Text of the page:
Annuities The value of any annuity issued by  a U.S. insurance company on the life of another Annuities where issued by foreign insurers.

1 Indexed for inflation. Per the 2017 Tax Act, inflation will be based on ‘chained inflation’ methodology moving forward

  1. Gift & Estate Exclusions and Exemptions by Citizenship Status

The below chart generally summarizes the estate and gift tax exemptions, exclusions and deductions available based on citizenship status.  It’s important to note that a Resident Noncitizen spouse married to a U.S. citizen spouse does not benefit from the unlimited marital deduction between spouses at the citizen spouse’s death. This means that the decedent spouse’s assets will be estate taxed at death before transferring to the surviving non-citizen spouse.

 

However, a QDOT, a Qualified Domestic Trust, is a specialized trust that can be established by a resident non-citizen spouse to hold assets of the deceased citizen spouse, for the surviving noncitizen spouse’s benefit.  The rules for accessing income and principal are very complex and can inadvertently trigger estate tax. A more flexible option and an alternative to a QDOT is the Spousal Lifetime Access Trust (SLAT) funded with life insurance.

 

Summary of Estate & Gift Tax Exemptions/Exclusions By Citizenship Status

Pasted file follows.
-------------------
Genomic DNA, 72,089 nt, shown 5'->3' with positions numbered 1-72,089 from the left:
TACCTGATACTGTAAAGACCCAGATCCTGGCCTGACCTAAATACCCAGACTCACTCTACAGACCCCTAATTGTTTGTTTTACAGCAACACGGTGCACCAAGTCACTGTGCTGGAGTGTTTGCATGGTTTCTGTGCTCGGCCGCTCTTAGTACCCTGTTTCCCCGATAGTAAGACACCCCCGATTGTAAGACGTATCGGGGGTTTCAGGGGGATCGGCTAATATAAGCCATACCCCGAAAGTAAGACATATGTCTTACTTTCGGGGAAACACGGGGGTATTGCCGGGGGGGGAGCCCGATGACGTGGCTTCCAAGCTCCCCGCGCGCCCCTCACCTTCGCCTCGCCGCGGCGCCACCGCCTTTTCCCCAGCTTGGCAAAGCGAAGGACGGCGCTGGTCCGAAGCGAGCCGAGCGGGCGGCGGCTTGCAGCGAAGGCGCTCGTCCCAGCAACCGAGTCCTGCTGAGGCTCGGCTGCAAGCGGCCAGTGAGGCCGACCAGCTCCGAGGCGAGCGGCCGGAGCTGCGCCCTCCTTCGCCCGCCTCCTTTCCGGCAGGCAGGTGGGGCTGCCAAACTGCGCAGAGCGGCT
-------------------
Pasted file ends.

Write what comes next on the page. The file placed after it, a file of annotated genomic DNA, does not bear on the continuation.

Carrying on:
Decedent/Surviving Spouse Decedent’s Estate Tax Applicable Exclusion Amount 1 Estate Tax Marital Deduction Decedent’s Interest In Property Held Jointly with Spouse Annual Marital Gift Tax Exclusion Availability of Gift Splitting to a Third Party Availability of Gift Tax Annual Exclusion
U.S. Citizen/

U.S. Citizen

$11.18M Unlimited 50% Unlimited Available Available
U.S. Citizen/

Resident Alien

$11.18M Only with QDOT 100% $152,000 Available Available
U.S. Citizen/

Non-Resident Alien

$11.18M Only with QDOT 100% $152,000 Not Available Available
Resident Alien/U.S. Citizen $11.18M Unlimited 50% Unlimited Available Available
Resident Alien/Resident Alien $11.18M Only with QDOT 100% $152,000 Available Available
Resident Alien/Non-Resident Alien $11.18M Only with QDOT 100% $152,000 Not Available Available
Non-Resident Alien/        U.S. Citizen $60,000 Unlimited 50% Unlimited Not Available Available
Non-Resident Alien/ Resident Alien $60,000 Only with QDOT 100% $152,000 Not Available Available
Non-Resident Alien/       Non-Resident Alien $60,000 Only with QDOT 100% $152,000 Not Available Available

 

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Lina Storm, CLU®, ChFC®, MBA

Lina Storm, CLU®, ChFC®, MBA

Vice President, Field Marketing at Highland Capital Brokerage
Lina Storm serves as Vice President, Field Marketing for Highland Capital Brokerage. She has an extensive background in marketing insurance and advanced planning strategies having spent most of her career leading the marketing for John Hancock’s notable Advanced Markets Group. She has been an insurance agent, case design consultant, industry thought leader, industry columnist, advisor’s coach, trainer, speaker, and brand strategist—helping advisors position their expertise, add value, and drive sales. Lina is a CLU®, ChFC® and received her B.A. from Trinity College in CT and an M.B.A. from Rensselaer Polytechnic Institute in New York.
Lina Storm, CLU®, ChFC®, MBA